Medicare and Medicaid Cost Projections

By December 13, 2012 Commentary

We have an enormous federal budget problem.  We have $16 trillion in debt, growing at over $1 trillion a year for several years and apparently indefinitely into the future.  It is being financed  at very low, unprecedently low, interest rates.  Demographic forces are causing the main drivers of the deficit, federal health care and social security spending, to grow rapidly.  And the Administration appears to have no serious commitment to addressing these problems.  A minor tax increase won’t make even the smallest dent.  Health care is the worst part of the problem and a Congressional Budget Office presentation explains how they make long term Medicare and Medicaid spending projections and what those look like.  (CBO Report)   The CBO must always do projections based on the current law, but also conducts alternative simulations.  The projections have two components, one is the next ten years which has a detailed set of underlying financials and the second has a longer time horizon and relies more on an actuarial and microsimulation model.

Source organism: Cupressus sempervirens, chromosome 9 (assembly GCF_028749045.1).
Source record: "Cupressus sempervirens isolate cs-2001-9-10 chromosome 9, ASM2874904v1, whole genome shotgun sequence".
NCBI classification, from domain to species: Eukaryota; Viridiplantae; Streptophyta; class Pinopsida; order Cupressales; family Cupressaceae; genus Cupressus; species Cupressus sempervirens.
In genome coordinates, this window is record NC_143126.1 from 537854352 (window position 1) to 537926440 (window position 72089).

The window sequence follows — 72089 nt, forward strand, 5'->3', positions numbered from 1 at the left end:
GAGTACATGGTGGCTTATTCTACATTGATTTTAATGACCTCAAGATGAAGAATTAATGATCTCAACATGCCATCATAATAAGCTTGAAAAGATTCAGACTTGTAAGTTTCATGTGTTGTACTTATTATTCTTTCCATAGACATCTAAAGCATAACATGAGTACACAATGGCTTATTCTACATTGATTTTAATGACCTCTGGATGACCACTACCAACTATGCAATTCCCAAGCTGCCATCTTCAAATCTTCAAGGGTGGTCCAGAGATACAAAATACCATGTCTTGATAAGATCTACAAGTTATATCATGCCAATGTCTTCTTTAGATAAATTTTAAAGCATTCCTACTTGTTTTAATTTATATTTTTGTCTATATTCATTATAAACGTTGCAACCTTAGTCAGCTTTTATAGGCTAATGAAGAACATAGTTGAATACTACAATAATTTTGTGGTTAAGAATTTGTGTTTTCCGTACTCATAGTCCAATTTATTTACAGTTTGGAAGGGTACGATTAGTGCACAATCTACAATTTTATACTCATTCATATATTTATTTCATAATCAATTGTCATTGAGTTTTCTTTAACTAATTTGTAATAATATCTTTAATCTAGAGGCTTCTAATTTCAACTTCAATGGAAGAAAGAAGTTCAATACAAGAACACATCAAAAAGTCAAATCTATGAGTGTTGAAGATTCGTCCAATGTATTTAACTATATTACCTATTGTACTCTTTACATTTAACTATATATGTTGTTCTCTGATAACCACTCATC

If current law stays in place (current law is the return of Clinton-era tax rates and cuts in spending) spending for federal health care programs would grow from 5% of GDP to 10% in 2037 and would continue to increase after that.  And CBO continues to make what might be considered unrealistic projections of GDP growth.  If some of the current tax rates are retained and spending is not constrained, things get much worse more quickly. CBO uses a notion of “excess cost growth” to estimate health spending growth.  This is the increase in health spending per capita over the increase in potential GDP per person.  Excess cost growth has declined over the past four decades, but is still averaging a healthy 1.6%.  It is obvious than when any category of government spending exceeds GDP growth over a long period of time, eventually it eats up a very large portion of GDP, with likely bad effects on GDP growth.  CBO is assuming that the excess cost growth in federal health spending must decline in the future.  If it doesn’t, we are really in for a wild ride.

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